Category Archives: Patient safety and outcomes
Idea Gallery is a recurring editorial series on NewPublicHealth in which guest authors provide their perspective on issues affecting public health. In this Idea Gallery, Brian C. Quinn, PhD, the Robert Wood Johnson Foundation’s Assistant Vice President, Research-Evaluation-Learning, provided his perspective on how to address medical conspiracies and other controversial narratives when developing a Culture of Health.
You may have recently seen the headline “Half of Americans believe in medical conspiracy theories”—or one like it—on your favorite news outlet. Or even on The Onion.
When the Robert Wood Johnson Foundation decided to fund the study responsible for grabbing these headlines, we wanted to know much more than just how many—as in, “How many Americans believes in health conspiracies?” We wanted to answer many other “how” questions, too. How do these beliefs spread? How do they correlate with people’s health behaviors? How should providers and others approach treating and talking to those who hold these beliefs?
>>What can medical conspiracy theories tell us about improving health and health care? A lot, as you’ll hear in this conversation between RWJF's Brian Quinn and University of Chicago political scientist Eric Oliver.
It’s important to note that this study’s authors did not set out to pass judgment on these controversial narratives—or those who hold them. In fact, it was critical to the researchers’ success that they remain agnostic in that regard. The bottom line is nearly half of Americans believe in at least one health conspiracy, such as the government is hiding evidence that cell phones cause cancer or the U.S. Food and Drug Administration is intentionally suppressing natural cures for cancer. And, if we are serious about building a Culture of Health, we cannot afford to ignore the perspective of one in every two Americans.
I recently enjoyed a fascinating conversation with the study’s lead researcher, University of Chicago political scientist Eric Oliver, and came away with a few such insights that should enlighten—and may even surprise—some of you.
Caring for the millions of people acquiring health coverage under the Affordable Care Act will require many more primary care providers than are currently available. At a session today on New Models and Workforce Innovations for Primary Care Access at the 2014 National Health Policy Conference convened by AcademyHealth, presenters talked about emerging specialists for primary care, including nurses, physician assistants and care coordinators, who are also known as community health workers.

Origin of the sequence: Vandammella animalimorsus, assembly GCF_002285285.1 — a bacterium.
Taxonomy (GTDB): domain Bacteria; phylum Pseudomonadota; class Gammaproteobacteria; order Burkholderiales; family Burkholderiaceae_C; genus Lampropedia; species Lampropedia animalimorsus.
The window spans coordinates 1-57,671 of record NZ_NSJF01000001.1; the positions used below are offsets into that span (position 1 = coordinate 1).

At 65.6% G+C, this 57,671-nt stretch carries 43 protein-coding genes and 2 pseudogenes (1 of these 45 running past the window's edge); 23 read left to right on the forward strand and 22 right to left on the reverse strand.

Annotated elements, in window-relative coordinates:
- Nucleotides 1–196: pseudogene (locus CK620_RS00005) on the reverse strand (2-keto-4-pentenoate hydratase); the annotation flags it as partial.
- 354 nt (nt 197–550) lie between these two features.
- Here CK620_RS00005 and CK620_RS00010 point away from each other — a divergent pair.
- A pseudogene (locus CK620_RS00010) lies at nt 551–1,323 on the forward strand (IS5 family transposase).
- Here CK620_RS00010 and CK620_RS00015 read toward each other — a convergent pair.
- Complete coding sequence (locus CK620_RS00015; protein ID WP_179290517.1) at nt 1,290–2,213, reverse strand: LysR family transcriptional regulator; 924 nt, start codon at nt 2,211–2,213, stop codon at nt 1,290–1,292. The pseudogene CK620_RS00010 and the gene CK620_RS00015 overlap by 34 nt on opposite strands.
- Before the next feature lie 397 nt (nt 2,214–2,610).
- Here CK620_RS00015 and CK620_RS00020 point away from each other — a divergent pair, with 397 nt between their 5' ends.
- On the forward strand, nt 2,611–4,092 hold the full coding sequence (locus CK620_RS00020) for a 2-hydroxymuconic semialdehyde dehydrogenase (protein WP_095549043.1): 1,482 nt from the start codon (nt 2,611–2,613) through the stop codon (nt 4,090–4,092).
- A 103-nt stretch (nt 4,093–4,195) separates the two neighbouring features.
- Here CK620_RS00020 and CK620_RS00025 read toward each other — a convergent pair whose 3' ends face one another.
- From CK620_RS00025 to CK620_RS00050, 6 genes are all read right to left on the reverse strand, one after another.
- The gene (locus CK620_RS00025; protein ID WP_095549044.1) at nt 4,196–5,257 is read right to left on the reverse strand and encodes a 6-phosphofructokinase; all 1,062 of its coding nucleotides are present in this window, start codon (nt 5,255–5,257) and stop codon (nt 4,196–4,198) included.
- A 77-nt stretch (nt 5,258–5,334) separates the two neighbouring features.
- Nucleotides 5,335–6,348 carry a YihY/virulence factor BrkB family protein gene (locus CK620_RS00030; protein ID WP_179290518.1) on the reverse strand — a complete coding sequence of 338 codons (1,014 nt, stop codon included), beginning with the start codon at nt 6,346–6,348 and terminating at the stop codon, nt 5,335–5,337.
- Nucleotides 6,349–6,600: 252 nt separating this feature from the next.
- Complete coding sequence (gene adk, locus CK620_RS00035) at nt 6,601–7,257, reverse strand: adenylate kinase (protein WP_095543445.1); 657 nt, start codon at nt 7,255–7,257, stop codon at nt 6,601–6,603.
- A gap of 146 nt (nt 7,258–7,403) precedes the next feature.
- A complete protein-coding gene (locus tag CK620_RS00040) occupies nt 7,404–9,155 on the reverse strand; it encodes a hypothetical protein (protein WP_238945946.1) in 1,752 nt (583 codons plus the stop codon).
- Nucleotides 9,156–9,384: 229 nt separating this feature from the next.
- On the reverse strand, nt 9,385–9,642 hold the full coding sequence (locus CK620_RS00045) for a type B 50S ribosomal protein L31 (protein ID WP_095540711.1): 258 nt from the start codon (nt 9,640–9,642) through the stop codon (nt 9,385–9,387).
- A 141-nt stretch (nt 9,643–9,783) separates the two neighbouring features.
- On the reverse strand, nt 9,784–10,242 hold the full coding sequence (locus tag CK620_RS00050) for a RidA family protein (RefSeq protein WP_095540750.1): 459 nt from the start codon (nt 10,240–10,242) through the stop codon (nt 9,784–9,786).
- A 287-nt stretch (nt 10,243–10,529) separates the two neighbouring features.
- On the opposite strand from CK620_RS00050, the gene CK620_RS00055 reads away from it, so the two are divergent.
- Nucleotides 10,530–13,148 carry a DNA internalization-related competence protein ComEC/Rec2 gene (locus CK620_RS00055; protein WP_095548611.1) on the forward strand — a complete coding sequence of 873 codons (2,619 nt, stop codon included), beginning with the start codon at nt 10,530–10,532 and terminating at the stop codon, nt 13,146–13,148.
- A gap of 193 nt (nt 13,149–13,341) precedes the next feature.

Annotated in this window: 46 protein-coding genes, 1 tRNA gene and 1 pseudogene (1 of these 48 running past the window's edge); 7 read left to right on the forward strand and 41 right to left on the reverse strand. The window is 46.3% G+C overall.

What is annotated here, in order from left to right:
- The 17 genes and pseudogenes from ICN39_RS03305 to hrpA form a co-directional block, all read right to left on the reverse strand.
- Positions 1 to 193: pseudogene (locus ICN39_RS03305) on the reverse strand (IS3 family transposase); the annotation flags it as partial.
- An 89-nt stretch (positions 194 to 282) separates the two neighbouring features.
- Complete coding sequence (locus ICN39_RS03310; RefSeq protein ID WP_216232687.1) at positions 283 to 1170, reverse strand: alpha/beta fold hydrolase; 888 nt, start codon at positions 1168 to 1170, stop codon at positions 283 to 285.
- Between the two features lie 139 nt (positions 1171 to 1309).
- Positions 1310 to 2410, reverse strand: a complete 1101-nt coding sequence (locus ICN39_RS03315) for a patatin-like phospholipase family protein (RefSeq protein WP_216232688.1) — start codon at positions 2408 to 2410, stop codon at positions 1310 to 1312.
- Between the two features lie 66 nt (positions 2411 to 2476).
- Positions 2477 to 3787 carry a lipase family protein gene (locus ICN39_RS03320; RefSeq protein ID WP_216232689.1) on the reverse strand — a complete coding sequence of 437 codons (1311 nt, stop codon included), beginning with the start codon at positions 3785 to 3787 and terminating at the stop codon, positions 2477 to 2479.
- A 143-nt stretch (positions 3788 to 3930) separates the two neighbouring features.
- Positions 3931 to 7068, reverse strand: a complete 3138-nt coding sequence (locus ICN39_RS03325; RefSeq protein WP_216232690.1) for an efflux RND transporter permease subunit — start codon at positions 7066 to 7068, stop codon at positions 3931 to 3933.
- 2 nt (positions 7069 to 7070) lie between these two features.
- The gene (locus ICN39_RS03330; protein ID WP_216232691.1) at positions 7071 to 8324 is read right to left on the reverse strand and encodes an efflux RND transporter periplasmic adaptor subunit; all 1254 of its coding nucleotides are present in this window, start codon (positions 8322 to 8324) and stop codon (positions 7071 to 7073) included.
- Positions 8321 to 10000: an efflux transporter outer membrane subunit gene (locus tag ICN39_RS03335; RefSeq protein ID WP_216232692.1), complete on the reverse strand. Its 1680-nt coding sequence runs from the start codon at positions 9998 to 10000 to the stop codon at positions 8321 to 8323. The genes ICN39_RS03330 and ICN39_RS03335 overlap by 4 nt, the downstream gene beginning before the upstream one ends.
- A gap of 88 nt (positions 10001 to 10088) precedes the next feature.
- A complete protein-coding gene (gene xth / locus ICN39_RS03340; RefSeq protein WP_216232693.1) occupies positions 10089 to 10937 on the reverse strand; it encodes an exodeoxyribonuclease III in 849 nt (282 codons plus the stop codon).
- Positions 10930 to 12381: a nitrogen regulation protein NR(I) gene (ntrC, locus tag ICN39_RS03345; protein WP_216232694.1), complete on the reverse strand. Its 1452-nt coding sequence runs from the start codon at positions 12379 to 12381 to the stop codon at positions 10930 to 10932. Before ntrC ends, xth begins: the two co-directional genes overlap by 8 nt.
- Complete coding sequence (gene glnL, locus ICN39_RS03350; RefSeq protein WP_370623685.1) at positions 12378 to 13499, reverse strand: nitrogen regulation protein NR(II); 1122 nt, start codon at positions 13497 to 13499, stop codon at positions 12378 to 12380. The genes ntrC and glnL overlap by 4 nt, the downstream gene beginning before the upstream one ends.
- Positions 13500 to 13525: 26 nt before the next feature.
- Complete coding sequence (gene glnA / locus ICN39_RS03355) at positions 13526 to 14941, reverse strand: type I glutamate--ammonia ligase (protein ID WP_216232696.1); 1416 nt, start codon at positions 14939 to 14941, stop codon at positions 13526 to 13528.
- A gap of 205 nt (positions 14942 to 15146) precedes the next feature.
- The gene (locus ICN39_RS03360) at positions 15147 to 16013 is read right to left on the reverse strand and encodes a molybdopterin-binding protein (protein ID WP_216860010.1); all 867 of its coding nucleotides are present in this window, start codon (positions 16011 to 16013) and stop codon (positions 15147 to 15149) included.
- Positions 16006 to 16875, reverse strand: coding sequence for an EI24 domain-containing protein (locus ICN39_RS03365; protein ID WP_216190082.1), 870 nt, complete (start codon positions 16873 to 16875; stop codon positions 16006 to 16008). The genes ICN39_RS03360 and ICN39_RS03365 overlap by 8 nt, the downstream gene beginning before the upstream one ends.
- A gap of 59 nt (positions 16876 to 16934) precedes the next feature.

Pharmacists are also included in that provider model. Jeffrey Kang, MD, MPH, senior vice president of health and wellness at Walgreens, presented data on a model program the pharmacy chain has at more than a dozen hospitals which is helping reduce hospital readmissions. Walgreens has pharmacies at dozens of hospitals across the United States and with its pilot program, called WellTransitions, works with hospital discharge staff on medicine instructions and then follows up with phone calls once patients are home.
Kang said a key question is whether someone is taking the right medicine. In the medication orders system there is no procedure, other than patient initiative, for stopping a previously prescribed medication. For example, if a patient had been taking a blood pressure medication before a hospital stay and then is prescribed a new one in the hospital, they may still have vials of the drug at home, and studies show they commonly continue taking the drug, either instead of, or in addition to the drug prescribed during the recent hospital stay.
With the WellTransitions program, drugs are delivered to the patient before discharge, avoiding a trip to the pharmacy, and pharmacists follow up at 9 days and 25 days.
Walgreens launched the program in 2012 and released data late last year that showed that early results indicate that within the first 6 months that WellTransitions was operational in five hospitals, the 30-day readmission rate for patients in the program was 9.4 percent, compared with 14.3 percent for patients not participating in the program.